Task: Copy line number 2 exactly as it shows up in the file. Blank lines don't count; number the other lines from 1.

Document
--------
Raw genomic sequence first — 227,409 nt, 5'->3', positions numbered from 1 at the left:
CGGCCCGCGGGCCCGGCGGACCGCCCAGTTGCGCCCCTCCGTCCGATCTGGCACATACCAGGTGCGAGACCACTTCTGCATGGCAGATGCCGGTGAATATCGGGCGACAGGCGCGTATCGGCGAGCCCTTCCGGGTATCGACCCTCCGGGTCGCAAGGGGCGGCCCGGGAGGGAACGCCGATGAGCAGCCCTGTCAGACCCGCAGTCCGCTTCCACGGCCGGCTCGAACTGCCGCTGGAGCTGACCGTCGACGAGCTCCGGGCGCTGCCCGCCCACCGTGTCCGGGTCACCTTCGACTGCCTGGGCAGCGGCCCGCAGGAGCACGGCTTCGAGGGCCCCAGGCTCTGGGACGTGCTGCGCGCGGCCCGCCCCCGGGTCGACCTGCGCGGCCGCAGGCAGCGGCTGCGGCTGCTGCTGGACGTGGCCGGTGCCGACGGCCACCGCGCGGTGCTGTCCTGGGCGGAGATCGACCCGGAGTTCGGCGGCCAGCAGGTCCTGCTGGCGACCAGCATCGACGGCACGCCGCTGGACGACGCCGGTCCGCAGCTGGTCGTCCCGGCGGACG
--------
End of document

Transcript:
CGGCCCGCGGGCCCGGCGGACCGCCCAGTTGCGCCCCTCCGTCCGATCTGGCACATACCAGGTGCGAGACCACTTCTGCATGGCAGATGCCGGTGAATATCGGGCGACAGGCGCGTATCGGCGAGCCCTTCCGGGTATCGACCCTCCGGGTCGCAAGGGGCGGCCCGGGAGGGAACGCCGATGAGCAGCCCTGTCAGACCCGCAGTCCGCTTCCACGGCCGGCTCGAACTGCCGCTGGAGCTGACCGTCGACGAGCTCCGGGCGCTGCCCGCCCACCGTGTCCGGGTCACCTTCGACTGCCTGGGCAGCGGCCCGCAGGAGCACGGCTTCGAGGGCCCCAGGCTCTGGGACGTGCTGCGCGCGGCCCGCCCCCGGGTCGACCTGCGCGGCCGCAGGCAGCGGCTGCGGCTGCTGCTGGACGTGGCCGGTGCCGACGGCCACCGCGCGGTGCTGTCCTGGGCGGAGATCGACCCGGAGTTCGGCGGCCAGCAGGTCCTGCTGGCGACCAGCATCGACGGCACGCCGCTGGACGACGCCGGTCCGCAGCTGGTCGTCCCGGCGGACG